Some neat articles:
link

link

AS for getting a union? Then they'd argue about the cost of union dues.
03/21/2013
KyotoAngel KyotoAngel
Honestly, I can see the reasoning behind it so I suppose I'd just go along with it and get the screening.
Money issues aside, if an employee had some issue and that issue caused them to faint or something, it would be highly useful for the boss/manager to know just such information.

Like if a diabetic has the type where your blood sugar drops really low without regular sugar intake wasn't given enough little breaks to keep an eye on their glucose...it seems like it'd be easier for everyone if the management knew about it and would be better equipped to prevent medical emergencies.
03/21/2013
spunkmonkey spunkmonkey
Welcome to subsidized medicine and insurance. It is only going to get worse from here folks. You can get mad at me and tell me how I am wrong all you want, but you will see the truth. I just hope you see it before it is too late.
03/21/2013
spiced spiced
Quote:
Originally posted by Woman China
"Under the new policy, nearly 200,000 CVS employees who obtain health insurance through the company will have to report their weight, blood sugar, blood pressure and cholesterol to WebMD Health Services Group, which provides benefits support to ... More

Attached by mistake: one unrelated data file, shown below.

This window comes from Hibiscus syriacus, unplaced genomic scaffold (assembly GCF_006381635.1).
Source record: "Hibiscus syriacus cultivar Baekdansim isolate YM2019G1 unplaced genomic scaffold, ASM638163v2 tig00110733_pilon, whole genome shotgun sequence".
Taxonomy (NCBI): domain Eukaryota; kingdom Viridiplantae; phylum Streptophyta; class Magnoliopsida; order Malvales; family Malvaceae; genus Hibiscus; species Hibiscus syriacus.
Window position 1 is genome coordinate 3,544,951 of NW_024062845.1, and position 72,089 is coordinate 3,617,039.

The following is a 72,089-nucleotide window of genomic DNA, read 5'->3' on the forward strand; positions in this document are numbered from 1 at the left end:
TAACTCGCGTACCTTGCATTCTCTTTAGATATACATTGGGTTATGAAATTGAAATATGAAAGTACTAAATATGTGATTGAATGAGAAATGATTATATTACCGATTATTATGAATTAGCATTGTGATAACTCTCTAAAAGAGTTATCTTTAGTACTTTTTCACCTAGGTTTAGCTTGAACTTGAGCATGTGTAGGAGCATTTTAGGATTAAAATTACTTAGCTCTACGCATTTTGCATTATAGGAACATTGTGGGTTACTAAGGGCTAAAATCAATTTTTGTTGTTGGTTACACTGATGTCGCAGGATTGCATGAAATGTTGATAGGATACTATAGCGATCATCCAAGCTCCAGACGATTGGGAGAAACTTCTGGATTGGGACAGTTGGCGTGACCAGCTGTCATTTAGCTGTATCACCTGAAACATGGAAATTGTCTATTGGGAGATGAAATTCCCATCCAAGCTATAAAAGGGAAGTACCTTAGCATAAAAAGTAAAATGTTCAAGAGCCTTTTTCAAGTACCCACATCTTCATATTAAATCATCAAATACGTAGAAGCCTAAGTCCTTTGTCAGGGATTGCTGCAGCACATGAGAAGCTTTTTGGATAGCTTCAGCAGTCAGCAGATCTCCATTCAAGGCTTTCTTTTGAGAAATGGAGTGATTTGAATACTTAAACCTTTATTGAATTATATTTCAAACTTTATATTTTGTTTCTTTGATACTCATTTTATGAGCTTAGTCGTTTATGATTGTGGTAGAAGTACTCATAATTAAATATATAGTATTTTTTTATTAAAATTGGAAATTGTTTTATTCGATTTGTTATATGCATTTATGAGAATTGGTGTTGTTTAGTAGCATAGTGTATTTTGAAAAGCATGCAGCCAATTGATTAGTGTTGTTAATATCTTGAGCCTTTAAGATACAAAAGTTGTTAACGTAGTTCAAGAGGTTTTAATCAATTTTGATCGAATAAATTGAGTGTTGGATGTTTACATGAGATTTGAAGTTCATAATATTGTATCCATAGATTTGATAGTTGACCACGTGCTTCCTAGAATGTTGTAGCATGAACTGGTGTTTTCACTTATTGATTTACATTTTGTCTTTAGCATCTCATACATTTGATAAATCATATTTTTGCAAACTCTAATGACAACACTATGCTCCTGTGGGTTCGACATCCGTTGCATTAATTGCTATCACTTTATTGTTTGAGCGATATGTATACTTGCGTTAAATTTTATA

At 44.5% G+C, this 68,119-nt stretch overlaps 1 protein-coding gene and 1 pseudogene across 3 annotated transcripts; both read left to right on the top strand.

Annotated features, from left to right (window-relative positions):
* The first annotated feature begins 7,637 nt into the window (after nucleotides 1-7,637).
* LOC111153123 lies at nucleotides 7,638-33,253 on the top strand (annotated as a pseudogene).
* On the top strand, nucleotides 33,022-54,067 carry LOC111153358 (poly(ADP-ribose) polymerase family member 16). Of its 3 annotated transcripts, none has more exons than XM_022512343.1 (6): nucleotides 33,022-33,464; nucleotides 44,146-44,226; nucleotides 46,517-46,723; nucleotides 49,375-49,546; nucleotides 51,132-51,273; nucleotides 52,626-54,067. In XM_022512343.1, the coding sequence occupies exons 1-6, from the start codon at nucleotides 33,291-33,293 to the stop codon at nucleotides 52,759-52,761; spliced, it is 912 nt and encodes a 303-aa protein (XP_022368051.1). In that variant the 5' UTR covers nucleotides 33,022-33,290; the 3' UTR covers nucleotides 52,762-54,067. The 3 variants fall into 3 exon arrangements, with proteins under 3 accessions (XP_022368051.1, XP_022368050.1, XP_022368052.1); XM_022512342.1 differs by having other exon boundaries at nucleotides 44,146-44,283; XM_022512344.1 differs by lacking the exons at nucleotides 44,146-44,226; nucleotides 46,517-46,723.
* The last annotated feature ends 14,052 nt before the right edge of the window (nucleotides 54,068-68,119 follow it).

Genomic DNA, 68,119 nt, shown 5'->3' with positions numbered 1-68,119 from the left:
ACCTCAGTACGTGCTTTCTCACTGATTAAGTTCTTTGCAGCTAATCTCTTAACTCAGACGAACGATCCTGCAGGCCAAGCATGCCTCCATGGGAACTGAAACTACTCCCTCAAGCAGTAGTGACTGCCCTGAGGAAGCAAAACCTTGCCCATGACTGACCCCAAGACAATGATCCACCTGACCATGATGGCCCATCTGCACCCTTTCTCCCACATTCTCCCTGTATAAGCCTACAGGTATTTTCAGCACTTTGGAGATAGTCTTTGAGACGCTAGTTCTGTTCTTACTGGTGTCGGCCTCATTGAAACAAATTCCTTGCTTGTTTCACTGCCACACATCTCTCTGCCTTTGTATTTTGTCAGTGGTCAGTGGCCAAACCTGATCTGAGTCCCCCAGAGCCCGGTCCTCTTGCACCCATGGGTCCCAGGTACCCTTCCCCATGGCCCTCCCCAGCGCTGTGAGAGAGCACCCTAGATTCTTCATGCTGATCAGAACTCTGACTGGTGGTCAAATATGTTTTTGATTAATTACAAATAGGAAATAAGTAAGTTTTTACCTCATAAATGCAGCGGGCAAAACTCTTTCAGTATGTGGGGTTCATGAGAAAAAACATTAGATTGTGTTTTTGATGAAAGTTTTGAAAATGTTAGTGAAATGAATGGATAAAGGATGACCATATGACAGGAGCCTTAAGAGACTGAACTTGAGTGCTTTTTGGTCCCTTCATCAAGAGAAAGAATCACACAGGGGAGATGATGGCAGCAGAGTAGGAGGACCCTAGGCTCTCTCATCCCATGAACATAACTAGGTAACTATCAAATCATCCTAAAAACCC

Yeah, it seems pretty sensible to me, too. It's a way for them to keep their costs down AND improve the health of their employees.

Thanks for the Mercola links! He's right on about the US healthcare "system". I was hoping the recent "reform" would actually do something to rein in costs, but with the US Congress firmly in the pocket of corporate interests, I suppose that was a foolish hope. Maybe the individual states' health exchanges will create some real solutions... or maybe we should just move to Europe!

I do agree with the good doctor that the best thing is to concentrate on improving our health through natural means. A lot of good suggestions in those links.
03/21/2013
Somewhere Out There Somewhere Out There
Quote:
Originally posted by spiced
Yeah, it seems pretty sensible to me, too. It's a way for them to keep their costs down AND improve the health of their employees.

Thanks for the Mercola links! He's right on about the US healthcare "system". I was hoping ... More
I'd just go along with it. These days jobs are hard to come by.
03/22/2013
Gone (LD29) Gone (LD29)
Here's the difference between the question you asked and what I got out of the quote:

Would I give my employer that information in order to keep my job, or have to pay a fine? Probably not, and I'd tell them where to stuff it.